This conference has a very versatile program. A series of sessions will address various topics such as cybersecurity risks, business continuity, top operating and emerging risks, incident reporting, risk appetite, risk culture, and key risk indicators. They will also cover issues such as Central Bank Digital Currency (CBDC), cloud services in the context of vendor risk management framework, and the review of maturity models and best practices.

This broad program reflects how central bank non-financial risk management has evolved from a purely operational perspective to a wide and multidimensional vision that permeates the entire institution and gains increasingly more importance. It has now become a complex set of issues that encompasses a diversity of risks ranging from traditional operational risks to highly specialized risks such as those involving cybersecurity, business continuity, strategic areas, and even risks arising from third parties, among others. All these issues have a subtle and at the same time complex connection that must be identified first, to be effectively managed.

In this task, it is important to strengthen the governance model to handle the constant challenges faced by central banks and to be able to communicate risk-related issues to the top management in an effective way. In this regard, it is essential to have well-defined responsibilities and to ingrain in the entire organization the conviction that everyone in our institutions is a key element in managing and mitigating risk exposure. In this endeavor, it is relevant to continue fostering a risk culture throughout the institution.

For this reason, it is imperative to have a clear view of the ever-changing context that central banks face and be ready to identify threats, vulnerabilities, as well as their interconnections, to be better prepared to prevent and to preemptively address these risks and mitigate their impact.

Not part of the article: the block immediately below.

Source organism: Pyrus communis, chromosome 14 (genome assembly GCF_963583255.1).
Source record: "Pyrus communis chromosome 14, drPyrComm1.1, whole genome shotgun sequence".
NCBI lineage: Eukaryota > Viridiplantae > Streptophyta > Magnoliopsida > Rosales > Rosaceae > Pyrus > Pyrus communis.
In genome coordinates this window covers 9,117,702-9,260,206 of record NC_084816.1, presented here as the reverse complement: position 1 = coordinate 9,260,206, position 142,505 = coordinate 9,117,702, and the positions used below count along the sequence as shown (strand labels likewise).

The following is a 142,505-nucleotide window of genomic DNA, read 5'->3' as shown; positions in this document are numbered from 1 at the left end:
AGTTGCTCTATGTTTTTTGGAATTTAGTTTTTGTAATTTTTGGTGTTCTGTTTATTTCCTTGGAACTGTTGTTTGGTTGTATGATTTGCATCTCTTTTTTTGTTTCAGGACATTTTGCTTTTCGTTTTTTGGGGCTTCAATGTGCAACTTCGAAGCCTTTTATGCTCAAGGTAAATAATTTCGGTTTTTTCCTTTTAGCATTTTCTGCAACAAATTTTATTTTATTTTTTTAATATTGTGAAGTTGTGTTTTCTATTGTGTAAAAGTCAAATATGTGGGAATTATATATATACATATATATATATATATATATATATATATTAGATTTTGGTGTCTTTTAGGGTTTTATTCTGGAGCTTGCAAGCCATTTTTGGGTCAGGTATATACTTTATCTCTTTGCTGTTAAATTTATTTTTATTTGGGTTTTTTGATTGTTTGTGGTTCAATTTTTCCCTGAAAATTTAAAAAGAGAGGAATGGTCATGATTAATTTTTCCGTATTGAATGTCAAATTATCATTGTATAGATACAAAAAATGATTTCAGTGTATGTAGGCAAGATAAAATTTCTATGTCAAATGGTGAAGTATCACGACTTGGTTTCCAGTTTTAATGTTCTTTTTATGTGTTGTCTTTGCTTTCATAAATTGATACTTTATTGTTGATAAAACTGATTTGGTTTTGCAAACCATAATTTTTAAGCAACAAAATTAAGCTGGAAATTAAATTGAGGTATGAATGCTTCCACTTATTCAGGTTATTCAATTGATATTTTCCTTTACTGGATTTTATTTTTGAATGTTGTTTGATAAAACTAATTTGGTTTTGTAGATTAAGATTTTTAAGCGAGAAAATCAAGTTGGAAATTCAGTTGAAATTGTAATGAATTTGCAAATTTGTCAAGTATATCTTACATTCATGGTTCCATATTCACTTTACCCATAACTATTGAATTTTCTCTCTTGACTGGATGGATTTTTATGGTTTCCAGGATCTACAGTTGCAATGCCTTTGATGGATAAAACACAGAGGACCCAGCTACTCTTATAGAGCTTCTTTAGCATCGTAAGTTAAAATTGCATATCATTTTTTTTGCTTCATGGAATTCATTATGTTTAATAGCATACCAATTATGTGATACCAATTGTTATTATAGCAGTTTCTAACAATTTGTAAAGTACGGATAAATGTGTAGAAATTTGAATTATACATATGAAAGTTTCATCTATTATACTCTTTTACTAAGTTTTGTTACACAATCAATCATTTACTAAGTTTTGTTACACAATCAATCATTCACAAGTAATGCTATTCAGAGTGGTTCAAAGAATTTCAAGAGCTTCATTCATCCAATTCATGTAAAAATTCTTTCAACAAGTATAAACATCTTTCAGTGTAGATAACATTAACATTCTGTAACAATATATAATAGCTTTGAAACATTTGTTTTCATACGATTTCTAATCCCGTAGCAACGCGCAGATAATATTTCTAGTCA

Hence the importance of having working groups and foster collaborative spaces where central banks can exchange their experiences, provide relevant information to identify trends, and propose solutions to the new challenges they face.

Since its foundation in 2006, the International Operational Risk Working Group (IORWG) has facilitated spaces for close cooperation and coordination within the central banking community, continually strengthening and providing opportunitiesfor our respective institutions, in order to share their best practices, implementation experiences, and novel proposals, to address the issues that emerge in this dynamic, evolving and challenging risk environment.

For us, at Banco de México, it is a privilege to be part of the International Operational Risk Working Group (IORWG) and I am sure that during these three days of work, in this space and platform, countless ideas and strategies will arise that will allow us to expand our vision to successfully address the challenges that we are all facing.
Once again, I welcome you all to Banco de México and I thank you in advance for your valuable contributions to these topics of interest to all of us.